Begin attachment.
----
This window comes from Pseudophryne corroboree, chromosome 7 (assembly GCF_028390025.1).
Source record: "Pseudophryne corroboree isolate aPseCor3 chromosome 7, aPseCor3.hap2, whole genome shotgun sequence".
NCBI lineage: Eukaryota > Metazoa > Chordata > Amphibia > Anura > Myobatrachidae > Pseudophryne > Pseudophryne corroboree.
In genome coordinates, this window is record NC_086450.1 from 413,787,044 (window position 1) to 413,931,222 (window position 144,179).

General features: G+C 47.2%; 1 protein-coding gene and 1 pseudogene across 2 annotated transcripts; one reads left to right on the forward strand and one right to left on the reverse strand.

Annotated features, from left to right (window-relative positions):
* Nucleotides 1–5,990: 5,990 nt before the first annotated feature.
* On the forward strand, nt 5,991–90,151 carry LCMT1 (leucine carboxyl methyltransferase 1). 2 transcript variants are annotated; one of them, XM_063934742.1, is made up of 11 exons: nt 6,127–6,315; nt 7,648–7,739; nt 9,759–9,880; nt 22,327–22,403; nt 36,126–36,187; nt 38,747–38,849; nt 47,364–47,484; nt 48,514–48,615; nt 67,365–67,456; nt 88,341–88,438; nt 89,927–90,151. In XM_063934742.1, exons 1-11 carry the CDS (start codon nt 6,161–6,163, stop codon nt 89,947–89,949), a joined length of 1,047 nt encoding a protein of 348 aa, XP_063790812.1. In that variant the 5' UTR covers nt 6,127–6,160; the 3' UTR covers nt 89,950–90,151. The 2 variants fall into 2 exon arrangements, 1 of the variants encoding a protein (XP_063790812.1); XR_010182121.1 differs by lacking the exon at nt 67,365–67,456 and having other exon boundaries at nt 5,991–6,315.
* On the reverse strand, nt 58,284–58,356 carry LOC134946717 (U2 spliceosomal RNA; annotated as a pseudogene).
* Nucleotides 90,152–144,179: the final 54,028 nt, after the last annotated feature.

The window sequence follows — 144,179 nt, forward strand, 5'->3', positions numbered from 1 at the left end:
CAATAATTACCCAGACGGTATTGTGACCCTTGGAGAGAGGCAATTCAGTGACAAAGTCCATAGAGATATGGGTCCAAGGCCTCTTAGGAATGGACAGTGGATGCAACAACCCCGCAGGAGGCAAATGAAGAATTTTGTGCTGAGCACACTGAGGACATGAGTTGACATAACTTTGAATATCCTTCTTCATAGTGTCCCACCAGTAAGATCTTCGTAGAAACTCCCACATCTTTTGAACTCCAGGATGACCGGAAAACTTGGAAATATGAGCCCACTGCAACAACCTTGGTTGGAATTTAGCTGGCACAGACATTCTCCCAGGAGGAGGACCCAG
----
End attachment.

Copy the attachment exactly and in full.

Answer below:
This window comes from Pseudophryne corroboree, chromosome 7 (assembly GCF_028390025.1).
Source record: "Pseudophryne corroboree isolate aPseCor3 chromosome 7, aPseCor3.hap2, whole genome shotgun sequence".
NCBI lineage: Eukaryota > Metazoa > Chordata > Amphibia > Anura > Myobatrachidae > Pseudophryne > Pseudophryne corroboree.
In genome coordinates, this window is record NC_086450.1 from 413,787,044 (window position 1) to 413,931,222 (window position 144,179).

General features: G+C 47.2%; 1 protein-coding gene and 1 pseudogene across 2 annotated transcripts; one reads left to right on the forward strand and one right to left on the reverse strand.

Annotated features, from left to right (window-relative positions):
* Nucleotides 1–5,990: 5,990 nt before the first annotated feature.
* On the forward strand, nt 5,991–90,151 carry LCMT1 (leucine carboxyl methyltransferase 1). 2 transcript variants are annotated; one of them, XM_063934742.1, is made up of 11 exons: nt 6,127–6,315; nt 7,648–7,739; nt 9,759–9,880; nt 22,327–22,403; nt 36,126–36,187; nt 38,747–38,849; nt 47,364–47,484; nt 48,514–48,615; nt 67,365–67,456; nt 88,341–88,438; nt 89,927–90,151. In XM_063934742.1, exons 1-11 carry the CDS (start codon nt 6,161–6,163, stop codon nt 89,947–89,949), a joined length of 1,047 nt encoding a protein of 348 aa, XP_063790812.1. In that variant the 5' UTR covers nt 6,127–6,160; the 3' UTR covers nt 89,950–90,151. The 2 variants fall into 2 exon arrangements, 1 of the variants encoding a protein (XP_063790812.1); XR_010182121.1 differs by lacking the exon at nt 67,365–67,456 and having other exon boundaries at nt 5,991–6,315.
* On the reverse strand, nt 58,284–58,356 carry LOC134946717 (U2 spliceosomal RNA; annotated as a pseudogene).
* Nucleotides 90,152–144,179: the final 54,028 nt, after the last annotated feature.

The window sequence follows — 144,179 nt, forward strand, 5'->3', positions numbered from 1 at the left end:
CAATAATTACCCAGACGGTATTGTGACCCTTGGAGAGAGGCAATTCAGTGACAAAGTCCATAGAGATATGGGTCCAAGGCCTCTTAGGAATGGACAGTGGATGCAACAACCCCGCAGGAGGCAAATGAAGAATTTTGTGCTGAGCACACTGAGGACATGAGTTGACATAACTTTGAATATCCTTCTTCATAGTGTCCCACCAGTAAGATCTTCGTAGAAACTCCCACATCTTTTGAACTCCAGGATGACCGGAAAACTTGGAAATATGAGCCCACTGCAACAACCTTGGTTGGAATTTAGCTGGCACAGACATTCTCCCAGGAGGAGGACCCAG